Now, to answer your question, may I observe that although you work as a teacher in Denmark, the frame of references of your blog is exceedingly plain? Are you trying to be all inclusive? There are so many nice metaphors, not to speak of the myriads of illuminating allusions to Anglo literature and art, at your disposal in your good language, so why go for the short version of ‘fornication’ all the time. I mean, we do know how to fuck, around here, you know, it’s not Latin grammar. Tell us something we don’t know, please. Are you game?


    1. Aww bless you! I’ve got loads of Danish friends. I’m having a birthday party in a few weeks and the majority of guests are Danish *and* they’re not even my bf’s Danes! Que pasa? It’s probably all the volunteering and socialising I do.
      The reason I don’t talk about those Danes is because I don’t really talk about my friends and it would identify them and that’s not fair. The horrible, mindless ones are fair game because they’re not my mates, they’re some random and as such are unidentifiable. Does that make sense?
      If I lack “dannelse”, it’s because I’m a product of my education! I was treated as an empty vessel for 16 years. If I recall correctly. You’re right about native English speakers often being worse than those who have had to learn English as a foreign language. It’s a strange phenomenon, indeed.

      The reason I drop the f bomb at will is simply because if I don’t, it will come out somewhere. I work with children, it could be messy. This is where it comes out.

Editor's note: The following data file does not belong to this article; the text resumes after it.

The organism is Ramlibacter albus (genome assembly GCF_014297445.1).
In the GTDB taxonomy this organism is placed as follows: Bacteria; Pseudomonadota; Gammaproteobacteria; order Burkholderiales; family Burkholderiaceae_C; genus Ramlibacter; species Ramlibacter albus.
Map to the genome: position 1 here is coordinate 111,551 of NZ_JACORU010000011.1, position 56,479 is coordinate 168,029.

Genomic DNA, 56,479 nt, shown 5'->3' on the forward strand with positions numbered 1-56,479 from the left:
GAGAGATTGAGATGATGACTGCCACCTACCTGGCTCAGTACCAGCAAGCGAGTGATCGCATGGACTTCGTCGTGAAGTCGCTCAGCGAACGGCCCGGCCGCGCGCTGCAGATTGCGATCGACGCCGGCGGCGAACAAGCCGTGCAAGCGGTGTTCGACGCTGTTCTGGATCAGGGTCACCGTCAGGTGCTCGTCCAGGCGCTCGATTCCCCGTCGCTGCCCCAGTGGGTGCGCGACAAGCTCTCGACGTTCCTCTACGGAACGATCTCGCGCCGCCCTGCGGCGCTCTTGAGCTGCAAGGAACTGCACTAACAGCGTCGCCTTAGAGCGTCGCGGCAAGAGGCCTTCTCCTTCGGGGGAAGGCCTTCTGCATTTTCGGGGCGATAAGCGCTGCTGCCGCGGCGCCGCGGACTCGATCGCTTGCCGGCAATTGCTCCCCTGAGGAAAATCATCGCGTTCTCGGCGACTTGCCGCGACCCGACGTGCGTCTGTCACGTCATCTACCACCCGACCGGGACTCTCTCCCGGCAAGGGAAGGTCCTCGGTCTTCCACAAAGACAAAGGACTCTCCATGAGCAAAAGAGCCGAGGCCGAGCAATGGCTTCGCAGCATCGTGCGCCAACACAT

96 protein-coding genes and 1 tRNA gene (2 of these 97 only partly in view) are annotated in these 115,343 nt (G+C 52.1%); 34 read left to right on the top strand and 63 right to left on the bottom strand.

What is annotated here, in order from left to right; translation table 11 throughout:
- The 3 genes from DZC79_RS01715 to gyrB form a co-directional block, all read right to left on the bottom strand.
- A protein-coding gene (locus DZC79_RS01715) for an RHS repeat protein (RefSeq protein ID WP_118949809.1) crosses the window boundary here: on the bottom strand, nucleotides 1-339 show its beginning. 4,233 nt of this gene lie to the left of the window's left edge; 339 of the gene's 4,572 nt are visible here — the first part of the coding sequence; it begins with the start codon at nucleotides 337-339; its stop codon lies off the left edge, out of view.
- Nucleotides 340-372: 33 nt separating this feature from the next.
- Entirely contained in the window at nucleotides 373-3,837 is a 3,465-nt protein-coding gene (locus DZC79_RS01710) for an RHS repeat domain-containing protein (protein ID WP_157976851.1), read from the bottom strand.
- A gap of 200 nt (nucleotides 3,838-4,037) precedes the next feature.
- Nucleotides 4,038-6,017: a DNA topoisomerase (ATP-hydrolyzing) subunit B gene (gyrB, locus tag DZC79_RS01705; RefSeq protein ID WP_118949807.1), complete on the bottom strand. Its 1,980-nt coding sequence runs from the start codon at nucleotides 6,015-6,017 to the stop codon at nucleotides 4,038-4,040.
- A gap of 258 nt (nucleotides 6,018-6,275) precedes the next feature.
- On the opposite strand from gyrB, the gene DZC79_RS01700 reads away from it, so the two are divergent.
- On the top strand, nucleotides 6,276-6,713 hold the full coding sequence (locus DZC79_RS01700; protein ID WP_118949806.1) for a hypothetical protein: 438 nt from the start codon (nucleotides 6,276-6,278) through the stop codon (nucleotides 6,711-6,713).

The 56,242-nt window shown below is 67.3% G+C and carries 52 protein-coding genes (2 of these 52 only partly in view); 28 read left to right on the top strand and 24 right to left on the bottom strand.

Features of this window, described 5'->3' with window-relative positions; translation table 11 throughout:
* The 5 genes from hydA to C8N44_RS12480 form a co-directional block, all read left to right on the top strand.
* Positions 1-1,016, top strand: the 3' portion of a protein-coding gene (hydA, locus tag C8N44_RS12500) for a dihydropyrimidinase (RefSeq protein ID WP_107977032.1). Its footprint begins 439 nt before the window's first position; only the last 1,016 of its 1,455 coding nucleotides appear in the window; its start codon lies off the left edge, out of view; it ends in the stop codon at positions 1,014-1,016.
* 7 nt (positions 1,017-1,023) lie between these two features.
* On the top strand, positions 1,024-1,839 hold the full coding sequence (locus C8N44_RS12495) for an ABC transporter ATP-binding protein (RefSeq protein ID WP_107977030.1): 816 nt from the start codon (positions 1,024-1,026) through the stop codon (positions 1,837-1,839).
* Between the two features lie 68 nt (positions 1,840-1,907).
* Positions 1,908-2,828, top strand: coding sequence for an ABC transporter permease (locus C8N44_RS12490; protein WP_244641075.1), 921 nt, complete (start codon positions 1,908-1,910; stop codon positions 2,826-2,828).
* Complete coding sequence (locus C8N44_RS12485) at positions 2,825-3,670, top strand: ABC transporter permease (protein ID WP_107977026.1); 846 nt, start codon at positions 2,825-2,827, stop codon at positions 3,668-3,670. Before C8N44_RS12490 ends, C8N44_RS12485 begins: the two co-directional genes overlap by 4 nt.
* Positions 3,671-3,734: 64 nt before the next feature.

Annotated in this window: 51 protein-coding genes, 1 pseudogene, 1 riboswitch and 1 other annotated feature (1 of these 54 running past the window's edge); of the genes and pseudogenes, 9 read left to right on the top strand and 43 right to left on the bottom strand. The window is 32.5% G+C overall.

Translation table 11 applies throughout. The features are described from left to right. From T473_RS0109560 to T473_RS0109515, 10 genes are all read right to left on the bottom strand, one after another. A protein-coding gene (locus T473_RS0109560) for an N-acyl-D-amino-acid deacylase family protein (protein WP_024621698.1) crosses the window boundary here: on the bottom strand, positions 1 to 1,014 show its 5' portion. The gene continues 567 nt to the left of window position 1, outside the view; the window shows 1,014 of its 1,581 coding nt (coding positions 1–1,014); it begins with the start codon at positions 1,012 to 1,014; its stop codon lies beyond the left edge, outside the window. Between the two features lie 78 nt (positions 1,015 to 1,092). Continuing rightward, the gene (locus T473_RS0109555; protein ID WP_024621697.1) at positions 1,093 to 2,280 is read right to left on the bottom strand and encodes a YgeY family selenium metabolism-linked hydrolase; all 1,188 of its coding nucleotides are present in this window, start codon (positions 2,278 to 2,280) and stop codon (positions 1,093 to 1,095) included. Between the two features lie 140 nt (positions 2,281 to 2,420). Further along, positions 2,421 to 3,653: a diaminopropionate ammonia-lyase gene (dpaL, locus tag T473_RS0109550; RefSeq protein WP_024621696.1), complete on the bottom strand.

Guardian whatnow? What reference? I missed that one!


  3. ‘They’, Heidi? You really live up to you name, don’t you? (If you get my drift, which I’m sure you don’t, or am I wrong?)


  4. Does it make sense? Well, I’m sure you can write about good people in a nice way, even productively, I’d say. On the other hand, nobody blogs about me and my friends in any way without being excommunicated on the spot, no questions asked.
    Also, I’m sure, you don’t get much attention in this game being all nice. About the reference: I can’t be sure. I began reading and ended up at your place. I read about ten articles in various major Anglo dailies, weeklies and monthlies and one of them referred to your blog quite prominently. Could have been the Atlantic, Daily Beast, Boston Globe, Harper’s or something. It’d give your blog some traffic, I’d guess, so you should be able to see it in your blog stats’ references.


    1. I had a look at my stats, no dice. Just you :)

      I bet I could talk about my friends, if I only said nice things, but yeah, no one cares. I’d stick to politics/current events but it’s hard when I stay away from the news in the winter on purpose.


  5. Kelly Draper is a British teacher who came to Denmark four years ago for work. She has been acting informally as a critical friend to Denmark. This has not gone down particularly well with Danes, who often tell her she should like it or leave it. Her blog is at


  6. Went back through my internet session. This was the reference, but no source I’m afraid. Could pick up soon, though, so you’d better get your puha together! .)